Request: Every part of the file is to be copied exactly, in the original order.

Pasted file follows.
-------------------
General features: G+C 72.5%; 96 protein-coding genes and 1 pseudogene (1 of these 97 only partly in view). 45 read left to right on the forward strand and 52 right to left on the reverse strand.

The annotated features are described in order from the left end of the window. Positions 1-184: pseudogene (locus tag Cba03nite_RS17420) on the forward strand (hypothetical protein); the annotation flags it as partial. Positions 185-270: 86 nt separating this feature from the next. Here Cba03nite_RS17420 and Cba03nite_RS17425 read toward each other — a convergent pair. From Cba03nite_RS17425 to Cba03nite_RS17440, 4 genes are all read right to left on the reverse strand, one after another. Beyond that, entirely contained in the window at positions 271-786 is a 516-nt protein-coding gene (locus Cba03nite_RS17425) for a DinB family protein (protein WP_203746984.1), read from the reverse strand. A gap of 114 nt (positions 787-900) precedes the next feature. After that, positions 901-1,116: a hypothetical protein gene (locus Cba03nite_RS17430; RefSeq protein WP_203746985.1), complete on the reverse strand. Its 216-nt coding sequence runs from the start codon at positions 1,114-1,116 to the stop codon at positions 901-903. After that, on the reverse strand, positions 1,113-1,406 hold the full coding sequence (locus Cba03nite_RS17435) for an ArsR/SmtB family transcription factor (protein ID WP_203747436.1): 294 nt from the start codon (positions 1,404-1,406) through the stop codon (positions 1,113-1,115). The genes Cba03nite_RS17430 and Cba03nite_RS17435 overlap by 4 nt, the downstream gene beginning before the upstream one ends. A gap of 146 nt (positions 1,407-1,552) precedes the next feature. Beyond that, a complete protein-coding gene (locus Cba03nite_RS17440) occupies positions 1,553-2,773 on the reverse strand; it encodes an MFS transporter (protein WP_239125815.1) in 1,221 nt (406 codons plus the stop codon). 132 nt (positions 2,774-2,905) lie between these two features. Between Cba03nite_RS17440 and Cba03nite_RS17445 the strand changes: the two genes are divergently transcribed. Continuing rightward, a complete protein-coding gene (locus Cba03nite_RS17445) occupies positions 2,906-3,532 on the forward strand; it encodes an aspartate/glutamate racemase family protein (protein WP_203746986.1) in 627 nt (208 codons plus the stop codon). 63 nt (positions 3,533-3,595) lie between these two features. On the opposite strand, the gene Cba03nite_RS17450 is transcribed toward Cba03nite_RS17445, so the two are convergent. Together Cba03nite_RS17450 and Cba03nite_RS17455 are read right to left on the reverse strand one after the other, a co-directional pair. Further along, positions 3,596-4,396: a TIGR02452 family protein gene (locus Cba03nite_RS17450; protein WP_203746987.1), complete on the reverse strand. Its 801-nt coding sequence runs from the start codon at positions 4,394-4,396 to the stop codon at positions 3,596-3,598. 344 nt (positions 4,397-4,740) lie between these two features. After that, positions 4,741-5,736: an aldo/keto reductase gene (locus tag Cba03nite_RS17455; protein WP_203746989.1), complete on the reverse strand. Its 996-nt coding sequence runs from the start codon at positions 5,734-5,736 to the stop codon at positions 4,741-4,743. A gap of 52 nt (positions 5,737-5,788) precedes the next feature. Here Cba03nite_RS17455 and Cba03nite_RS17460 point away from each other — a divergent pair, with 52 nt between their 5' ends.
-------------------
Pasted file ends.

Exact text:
General features: G+C 72.5%; 96 protein-coding genes and 1 pseudogene (1 of these 97 only partly in view). 45 read left to right on the forward strand and 52 right to left on the reverse strand.

The annotated features are described in order from the left end of the window. Positions 1-184: pseudogene (locus tag Cba03nite_RS17420) on the forward strand (hypothetical protein); the annotation flags it as partial. Positions 185-270: 86 nt separating this feature from the next. Here Cba03nite_RS17420 and Cba03nite_RS17425 read toward each other — a convergent pair. From Cba03nite_RS17425 to Cba03nite_RS17440, 4 genes are all read right to left on the reverse strand, one after another. Beyond that, entirely contained in the window at positions 271-786 is a 516-nt protein-coding gene (locus Cba03nite_RS17425) for a DinB family protein (protein WP_203746984.1), read from the reverse strand. A gap of 114 nt (positions 787-900) precedes the next feature. After that, positions 901-1,116: a hypothetical protein gene (locus Cba03nite_RS17430; RefSeq protein WP_203746985.1), complete on the reverse strand. Its 216-nt coding sequence runs from the start codon at positions 1,114-1,116 to the stop codon at positions 901-903. After that, on the reverse strand, positions 1,113-1,406 hold the full coding sequence (locus Cba03nite_RS17435) for an ArsR/SmtB family transcription factor (protein ID WP_203747436.1): 294 nt from the start codon (positions 1,404-1,406) through the stop codon (positions 1,113-1,115). The genes Cba03nite_RS17430 and Cba03nite_RS17435 overlap by 4 nt, the downstream gene beginning before the upstream one ends. A gap of 146 nt (positions 1,407-1,552) precedes the next feature. Beyond that, a complete protein-coding gene (locus Cba03nite_RS17440) occupies positions 1,553-2,773 on the reverse strand; it encodes an MFS transporter (protein WP_239125815.1) in 1,221 nt (406 codons plus the stop codon). 132 nt (positions 2,774-2,905) lie between these two features. Between Cba03nite_RS17440 and Cba03nite_RS17445 the strand changes: the two genes are divergently transcribed. Continuing rightward, a complete protein-coding gene (locus Cba03nite_RS17445) occupies positions 2,906-3,532 on the forward strand; it encodes an aspartate/glutamate racemase family protein (protein WP_203746986.1) in 627 nt (208 codons plus the stop codon). 63 nt (positions 3,533-3,595) lie between these two features. On the opposite strand, the gene Cba03nite_RS17450 is transcribed toward Cba03nite_RS17445, so the two are convergent. Together Cba03nite_RS17450 and Cba03nite_RS17455 are read right to left on the reverse strand one after the other, a co-directional pair. Further along, positions 3,596-4,396: a TIGR02452 family protein gene (locus Cba03nite_RS17450; protein WP_203746987.1), complete on the reverse strand. Its 801-nt coding sequence runs from the start codon at positions 4,394-4,396 to the stop codon at positions 3,596-3,598. 344 nt (positions 4,397-4,740) lie between these two features. After that, positions 4,741-5,736: an aldo/keto reductase gene (locus tag Cba03nite_RS17455; protein WP_203746989.1), complete on the reverse strand. Its 996-nt coding sequence runs from the start codon at positions 5,734-5,736 to the stop codon at positions 4,741-4,743. A gap of 52 nt (positions 5,737-5,788) precedes the next feature. Here Cba03nite_RS17455 and Cba03nite_RS17460 point away from each other — a divergent pair, with 52 nt between their 5' ends.